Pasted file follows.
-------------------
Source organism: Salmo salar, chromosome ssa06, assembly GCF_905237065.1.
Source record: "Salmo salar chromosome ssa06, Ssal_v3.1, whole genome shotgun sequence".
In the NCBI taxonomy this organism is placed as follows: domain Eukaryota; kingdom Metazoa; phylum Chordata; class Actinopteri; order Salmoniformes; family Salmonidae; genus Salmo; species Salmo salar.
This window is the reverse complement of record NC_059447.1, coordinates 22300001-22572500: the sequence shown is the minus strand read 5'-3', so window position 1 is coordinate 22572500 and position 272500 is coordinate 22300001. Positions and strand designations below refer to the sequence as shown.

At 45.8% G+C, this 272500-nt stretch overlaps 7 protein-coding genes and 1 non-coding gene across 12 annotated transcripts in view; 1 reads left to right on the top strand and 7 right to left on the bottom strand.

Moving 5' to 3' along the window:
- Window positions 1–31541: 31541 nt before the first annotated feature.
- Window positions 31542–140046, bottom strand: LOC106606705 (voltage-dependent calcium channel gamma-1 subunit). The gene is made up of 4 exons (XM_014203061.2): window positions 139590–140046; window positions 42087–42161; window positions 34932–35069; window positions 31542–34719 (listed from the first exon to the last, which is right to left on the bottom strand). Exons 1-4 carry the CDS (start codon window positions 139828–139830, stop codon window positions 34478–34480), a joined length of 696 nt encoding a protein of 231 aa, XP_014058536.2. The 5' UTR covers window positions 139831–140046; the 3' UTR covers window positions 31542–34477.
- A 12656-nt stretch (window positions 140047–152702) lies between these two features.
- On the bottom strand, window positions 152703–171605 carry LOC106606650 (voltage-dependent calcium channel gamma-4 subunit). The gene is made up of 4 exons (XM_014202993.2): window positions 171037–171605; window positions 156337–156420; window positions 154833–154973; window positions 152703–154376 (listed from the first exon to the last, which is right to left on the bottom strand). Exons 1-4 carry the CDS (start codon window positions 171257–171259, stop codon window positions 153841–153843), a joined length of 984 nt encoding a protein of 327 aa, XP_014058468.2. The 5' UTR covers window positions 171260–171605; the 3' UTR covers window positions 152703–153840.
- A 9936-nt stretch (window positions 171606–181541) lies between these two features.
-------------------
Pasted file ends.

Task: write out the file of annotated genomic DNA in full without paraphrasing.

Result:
Source organism: Salmo salar, chromosome ssa06, assembly GCF_905237065.1.
Source record: "Salmo salar chromosome ssa06, Ssal_v3.1, whole genome shotgun sequence".
In the NCBI taxonomy this organism is placed as follows: domain Eukaryota; kingdom Metazoa; phylum Chordata; class Actinopteri; order Salmoniformes; family Salmonidae; genus Salmo; species Salmo salar.
This window is the reverse complement of record NC_059447.1, coordinates 22300001-22572500: the sequence shown is the minus strand read 5'-3', so window position 1 is coordinate 22572500 and position 272500 is coordinate 22300001. Positions and strand designations below refer to the sequence as shown.

At 45.8% G+C, this 272500-nt stretch overlaps 7 protein-coding genes and 1 non-coding gene across 12 annotated transcripts in view; 1 reads left to right on the top strand and 7 right to left on the bottom strand.

Moving 5' to 3' along the window:
- Window positions 1–31541: 31541 nt before the first annotated feature.
- Window positions 31542–140046, bottom strand: LOC106606705 (voltage-dependent calcium channel gamma-1 subunit). The gene is made up of 4 exons (XM_014203061.2): window positions 139590–140046; window positions 42087–42161; window positions 34932–35069; window positions 31542–34719 (listed from the first exon to the last, which is right to left on the bottom strand). Exons 1-4 carry the CDS (start codon window positions 139828–139830, stop codon window positions 34478–34480), a joined length of 696 nt encoding a protein of 231 aa, XP_014058536.2. The 5' UTR covers window positions 139831–140046; the 3' UTR covers window positions 31542–34477.
- A 12656-nt stretch (window positions 140047–152702) lies between these two features.
- On the bottom strand, window positions 152703–171605 carry LOC106606650 (voltage-dependent calcium channel gamma-4 subunit). The gene is made up of 4 exons (XM_014202993.2): window positions 171037–171605; window positions 156337–156420; window positions 154833–154973; window positions 152703–154376 (listed from the first exon to the last, which is right to left on the bottom strand). Exons 1-4 carry the CDS (start codon window positions 171257–171259, stop codon window positions 153841–153843), a joined length of 984 nt encoding a protein of 327 aa, XP_014058468.2. The 5' UTR covers window positions 171260–171605; the 3' UTR covers window positions 152703–153840.
- A 9936-nt stretch (window positions 171606–181541) lies between these two features.